Supporting what we had read, there were thousands of people in the Shinjuku area, and all kinds of shops lining every street. Many of the streets were closed off to traffic, and street performers drew large crowds. We enjoyed the crowds in the beautiful weather. We went into a couple of the huge stores -- including the biggest Gap we have ever seen. We went back to the area at night and it had more neon lights than Las Vegas, and was so much bigger than Times Square. It also seemed like there were more strip clubs (and, seemingly, other X-rated activities!) here than in Vegas and Times Square. We loved the energy and crowds of Tokyo, and loved walking along the streets, people watching.
Because we were in Japan, we felt like we had to eat Sushi. We strolled the streets of Shinjuku, looking for a restaurant with pictures of sushi. The one we found and tried was outstanding, although the constantly-staring master 'chef' made us a bit uncomfortable (we were sure we were doing something wrong). For the first time ever, Kristen ate sushi -- and she liked it!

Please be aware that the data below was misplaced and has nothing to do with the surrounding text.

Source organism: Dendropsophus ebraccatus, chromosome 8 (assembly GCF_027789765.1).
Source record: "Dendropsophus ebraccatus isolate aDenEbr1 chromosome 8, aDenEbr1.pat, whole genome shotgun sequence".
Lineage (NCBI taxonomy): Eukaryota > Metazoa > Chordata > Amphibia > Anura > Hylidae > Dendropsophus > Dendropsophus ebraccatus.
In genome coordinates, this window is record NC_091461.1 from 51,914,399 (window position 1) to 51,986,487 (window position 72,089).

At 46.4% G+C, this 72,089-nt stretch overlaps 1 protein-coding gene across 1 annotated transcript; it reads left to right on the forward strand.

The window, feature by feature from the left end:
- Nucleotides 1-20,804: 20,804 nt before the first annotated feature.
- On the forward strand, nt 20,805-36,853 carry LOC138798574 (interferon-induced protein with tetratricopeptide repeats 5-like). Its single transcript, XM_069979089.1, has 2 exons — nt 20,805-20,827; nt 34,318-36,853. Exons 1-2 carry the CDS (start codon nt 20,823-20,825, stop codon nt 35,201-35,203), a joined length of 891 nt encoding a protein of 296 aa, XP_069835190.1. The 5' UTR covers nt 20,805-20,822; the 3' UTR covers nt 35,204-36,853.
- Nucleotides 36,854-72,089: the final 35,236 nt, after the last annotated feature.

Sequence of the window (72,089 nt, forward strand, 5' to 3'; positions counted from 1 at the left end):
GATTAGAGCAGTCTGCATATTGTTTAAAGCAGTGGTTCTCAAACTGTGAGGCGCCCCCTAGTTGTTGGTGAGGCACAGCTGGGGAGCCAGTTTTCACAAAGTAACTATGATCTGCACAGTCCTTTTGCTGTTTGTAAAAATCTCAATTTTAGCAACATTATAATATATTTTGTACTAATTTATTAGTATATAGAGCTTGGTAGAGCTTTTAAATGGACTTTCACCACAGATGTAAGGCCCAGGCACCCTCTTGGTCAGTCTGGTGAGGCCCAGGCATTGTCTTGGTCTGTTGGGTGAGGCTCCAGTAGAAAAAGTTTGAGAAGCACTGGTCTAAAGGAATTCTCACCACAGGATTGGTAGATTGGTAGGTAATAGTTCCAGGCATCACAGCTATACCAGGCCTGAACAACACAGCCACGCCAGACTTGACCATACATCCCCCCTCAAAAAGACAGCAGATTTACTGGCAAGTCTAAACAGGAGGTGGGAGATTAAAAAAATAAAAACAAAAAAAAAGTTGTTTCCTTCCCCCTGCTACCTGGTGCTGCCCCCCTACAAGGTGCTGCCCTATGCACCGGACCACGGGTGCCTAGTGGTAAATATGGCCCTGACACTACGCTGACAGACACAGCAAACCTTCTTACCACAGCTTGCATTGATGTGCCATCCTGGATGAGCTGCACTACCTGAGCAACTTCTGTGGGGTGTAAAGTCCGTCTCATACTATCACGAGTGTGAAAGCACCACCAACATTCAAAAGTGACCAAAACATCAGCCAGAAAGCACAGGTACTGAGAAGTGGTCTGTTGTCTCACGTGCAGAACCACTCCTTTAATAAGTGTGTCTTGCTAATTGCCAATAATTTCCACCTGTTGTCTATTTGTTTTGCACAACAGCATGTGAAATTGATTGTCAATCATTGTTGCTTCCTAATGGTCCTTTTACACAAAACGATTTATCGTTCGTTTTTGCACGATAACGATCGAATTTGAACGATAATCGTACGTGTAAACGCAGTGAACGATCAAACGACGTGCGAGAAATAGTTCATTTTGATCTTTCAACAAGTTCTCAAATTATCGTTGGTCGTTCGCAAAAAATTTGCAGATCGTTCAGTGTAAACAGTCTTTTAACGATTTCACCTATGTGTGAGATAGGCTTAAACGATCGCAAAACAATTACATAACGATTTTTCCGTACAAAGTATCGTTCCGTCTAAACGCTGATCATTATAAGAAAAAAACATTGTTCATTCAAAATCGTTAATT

We had planned to do several things in Tokyo, including visiting some cool buildings we had read about, visiting the oriental market, and watching Sumo wrestling. Because we were so close to getting to Australia/New Zealand, we blew off all of it, enjoyed the little we saw in the city, and left two days early.
We feel like we utilized all the major modes of transportation offered in Japan except bicycles: bus, tram, subway, train, taxi, underground walkways, and walking. Because we traveled around so much in Japan, we have included some detail about each city.